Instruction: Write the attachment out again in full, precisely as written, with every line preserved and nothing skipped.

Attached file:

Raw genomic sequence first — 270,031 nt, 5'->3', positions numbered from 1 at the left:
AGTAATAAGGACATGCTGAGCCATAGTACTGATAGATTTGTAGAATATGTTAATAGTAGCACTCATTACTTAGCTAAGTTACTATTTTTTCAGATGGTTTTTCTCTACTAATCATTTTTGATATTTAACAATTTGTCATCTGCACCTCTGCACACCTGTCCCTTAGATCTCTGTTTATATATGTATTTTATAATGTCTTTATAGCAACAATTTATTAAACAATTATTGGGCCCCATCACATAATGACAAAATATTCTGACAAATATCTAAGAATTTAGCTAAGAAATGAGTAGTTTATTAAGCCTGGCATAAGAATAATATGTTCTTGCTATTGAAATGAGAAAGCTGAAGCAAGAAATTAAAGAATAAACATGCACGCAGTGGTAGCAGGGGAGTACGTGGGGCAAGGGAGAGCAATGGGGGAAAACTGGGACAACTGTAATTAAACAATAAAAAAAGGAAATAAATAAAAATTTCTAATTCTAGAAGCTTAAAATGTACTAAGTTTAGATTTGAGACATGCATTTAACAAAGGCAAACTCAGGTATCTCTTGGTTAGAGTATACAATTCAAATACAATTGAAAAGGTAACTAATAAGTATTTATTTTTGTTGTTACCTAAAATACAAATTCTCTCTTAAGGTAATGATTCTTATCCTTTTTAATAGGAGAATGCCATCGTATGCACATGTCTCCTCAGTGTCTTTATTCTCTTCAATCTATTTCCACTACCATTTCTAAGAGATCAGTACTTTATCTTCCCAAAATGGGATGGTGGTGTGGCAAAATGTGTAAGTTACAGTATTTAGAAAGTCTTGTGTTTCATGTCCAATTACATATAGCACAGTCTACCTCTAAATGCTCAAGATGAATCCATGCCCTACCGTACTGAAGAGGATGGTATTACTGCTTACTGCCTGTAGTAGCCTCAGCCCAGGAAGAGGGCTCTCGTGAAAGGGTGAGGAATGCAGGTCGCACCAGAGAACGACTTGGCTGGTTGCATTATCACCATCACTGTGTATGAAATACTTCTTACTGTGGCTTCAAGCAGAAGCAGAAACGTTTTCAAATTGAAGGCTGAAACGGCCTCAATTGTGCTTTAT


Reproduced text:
Raw genomic sequence first — 270,031 nt, 5'->3', positions numbered from 1 at the left:
AGTAATAAGGACATGCTGAGCCATAGTACTGATAGATTTGTAGAATATGTTAATAGTAGCACTCATTACTTAGCTAAGTTACTATTTTTTCAGATGGTTTTTCTCTACTAATCATTTTTGATATTTAACAATTTGTCATCTGCACCTCTGCACACCTGTCCCTTAGATCTCTGTTTATATATGTATTTTATAATGTCTTTATAGCAACAATTTATTAAACAATTATTGGGCCCCATCACATAATGACAAAATATTCTGACAAATATCTAAGAATTTAGCTAAGAAATGAGTAGTTTATTAAGCCTGGCATAAGAATAATATGTTCTTGCTATTGAAATGAGAAAGCTGAAGCAAGAAATTAAAGAATAAACATGCACGCAGTGGTAGCAGGGGAGTACGTGGGGCAAGGGAGAGCAATGGGGGAAAACTGGGACAACTGTAATTAAACAATAAAAAAAGGAAATAAATAAAAATTTCTAATTCTAGAAGCTTAAAATGTACTAAGTTTAGATTTGAGACATGCATTTAACAAAGGCAAACTCAGGTATCTCTTGGTTAGAGTATACAATTCAAATACAATTGAAAAGGTAACTAATAAGTATTTATTTTTGTTGTTACCTAAAATACAAATTCTCTCTTAAGGTAATGATTCTTATCCTTTTTAATAGGAGAATGCCATCGTATGCACATGTCTCCTCAGTGTCTTTATTCTCTTCAATCTATTTCCACTACCATTTCTAAGAGATCAGTACTTTATCTTCCCAAAATGGGATGGTGGTGTGGCAAAATGTGTAAGTTACAGTATTTAGAAAGTCTTGTGTTTCATGTCCAATTACATATAGCACAGTCTACCTCTAAATGCTCAAGATGAATCCATGCCCTACCGTACTGAAGAGGATGGTATTACTGCTTACTGCCTGTAGTAGCCTCAGCCCAGGAAGAGGGCTCTCGTGAAAGGGTGAGGAATGCAGGTCGCACCAGAGAACGACTTGGCTGGTTGCATTATCACCATCACTGTGTATGAAATACTTCTTACTGTGGCTTCAAGCAGAAGCAGAAACGTTTTCAAATTGAAGGCTGAAACGGCCTCAATTGTGCTTTAT